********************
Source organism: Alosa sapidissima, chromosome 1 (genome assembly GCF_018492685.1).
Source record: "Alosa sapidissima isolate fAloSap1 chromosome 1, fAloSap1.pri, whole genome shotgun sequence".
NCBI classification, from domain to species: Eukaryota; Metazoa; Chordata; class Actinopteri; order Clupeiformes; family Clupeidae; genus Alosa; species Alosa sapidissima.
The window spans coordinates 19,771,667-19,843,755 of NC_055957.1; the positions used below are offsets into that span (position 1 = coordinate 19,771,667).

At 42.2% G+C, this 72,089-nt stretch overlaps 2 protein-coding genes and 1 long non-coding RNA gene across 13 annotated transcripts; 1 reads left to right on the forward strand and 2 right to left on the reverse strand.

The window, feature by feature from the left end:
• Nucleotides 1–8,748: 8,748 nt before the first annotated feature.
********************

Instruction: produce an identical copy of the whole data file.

Source organism: Alosa sapidissima, chromosome 1 (genome assembly GCF_018492685.1).
Source record: "Alosa sapidissima isolate fAloSap1 chromosome 1, fAloSap1.pri, whole genome shotgun sequence".
NCBI classification, from domain to species: Eukaryota; Metazoa; Chordata; class Actinopteri; order Clupeiformes; family Clupeidae; genus Alosa; species Alosa sapidissima.
The window spans coordinates 19,771,667-19,843,755 of NC_055957.1; the positions used below are offsets into that span (position 1 = coordinate 19,771,667).

At 42.2% G+C, this 72,089-nt stretch overlaps 2 protein-coding genes and 1 long non-coding RNA gene across 13 annotated transcripts; 1 reads left to right on the forward strand and 2 right to left on the reverse strand.

The window, feature by feature from the left end:
• Nucleotides 1–8,748: 8,748 nt before the first annotated feature.